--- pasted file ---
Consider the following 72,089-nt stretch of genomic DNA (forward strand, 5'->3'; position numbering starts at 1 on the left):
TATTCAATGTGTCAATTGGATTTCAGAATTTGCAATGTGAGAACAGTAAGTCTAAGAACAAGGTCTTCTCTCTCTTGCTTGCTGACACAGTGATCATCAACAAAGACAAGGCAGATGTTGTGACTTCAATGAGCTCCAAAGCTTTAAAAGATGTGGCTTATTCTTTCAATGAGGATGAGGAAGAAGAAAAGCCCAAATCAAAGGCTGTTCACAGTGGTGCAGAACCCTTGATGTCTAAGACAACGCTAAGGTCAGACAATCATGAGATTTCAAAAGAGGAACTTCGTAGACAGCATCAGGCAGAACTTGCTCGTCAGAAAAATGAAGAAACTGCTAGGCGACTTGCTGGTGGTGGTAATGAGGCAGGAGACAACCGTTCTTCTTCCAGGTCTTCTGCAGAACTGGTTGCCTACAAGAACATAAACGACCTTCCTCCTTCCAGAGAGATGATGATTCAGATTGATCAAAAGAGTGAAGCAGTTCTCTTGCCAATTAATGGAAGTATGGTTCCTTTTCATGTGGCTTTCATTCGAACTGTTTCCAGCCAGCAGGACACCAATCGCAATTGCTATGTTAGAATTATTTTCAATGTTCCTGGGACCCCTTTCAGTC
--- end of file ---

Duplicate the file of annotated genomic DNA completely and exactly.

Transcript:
Consider the following 72,089-nt stretch of genomic DNA (forward strand, 5'->3'; position numbering starts at 1 on the left):
TATTCAATGTGTCAATTGGATTTCAGAATTTGCAATGTGAGAACAGTAAGTCTAAGAACAAGGTCTTCTCTCTCTTGCTTGCTGACACAGTGATCATCAACAAAGACAAGGCAGATGTTGTGACTTCAATGAGCTCCAAAGCTTTAAAAGATGTGGCTTATTCTTTCAATGAGGATGAGGAAGAAGAAAAGCCCAAATCAAAGGCTGTTCACAGTGGTGCAGAACCCTTGATGTCTAAGACAACGCTAAGGTCAGACAATCATGAGATTTCAAAAGAGGAACTTCGTAGACAGCATCAGGCAGAACTTGCTCGTCAGAAAAATGAAGAAACTGCTAGGCGACTTGCTGGTGGTGGTAATGAGGCAGGAGACAACCGTTCTTCTTCCAGGTCTTCTGCAGAACTGGTTGCCTACAAGAACATAAACGACCTTCCTCCTTCCAGAGAGATGATGATTCAGATTGATCAAAAGAGTGAAGCAGTTCTCTTGCCAATTAATGGAAGTATGGTTCCTTTTCATGTGGCTTTCATTCGAACTGTTTCCAGCCAGCAGGACACCAATCGCAATTGCTATGTTAGAATTATTTTCAATGTTCCTGGGACCCCTTTCAGTC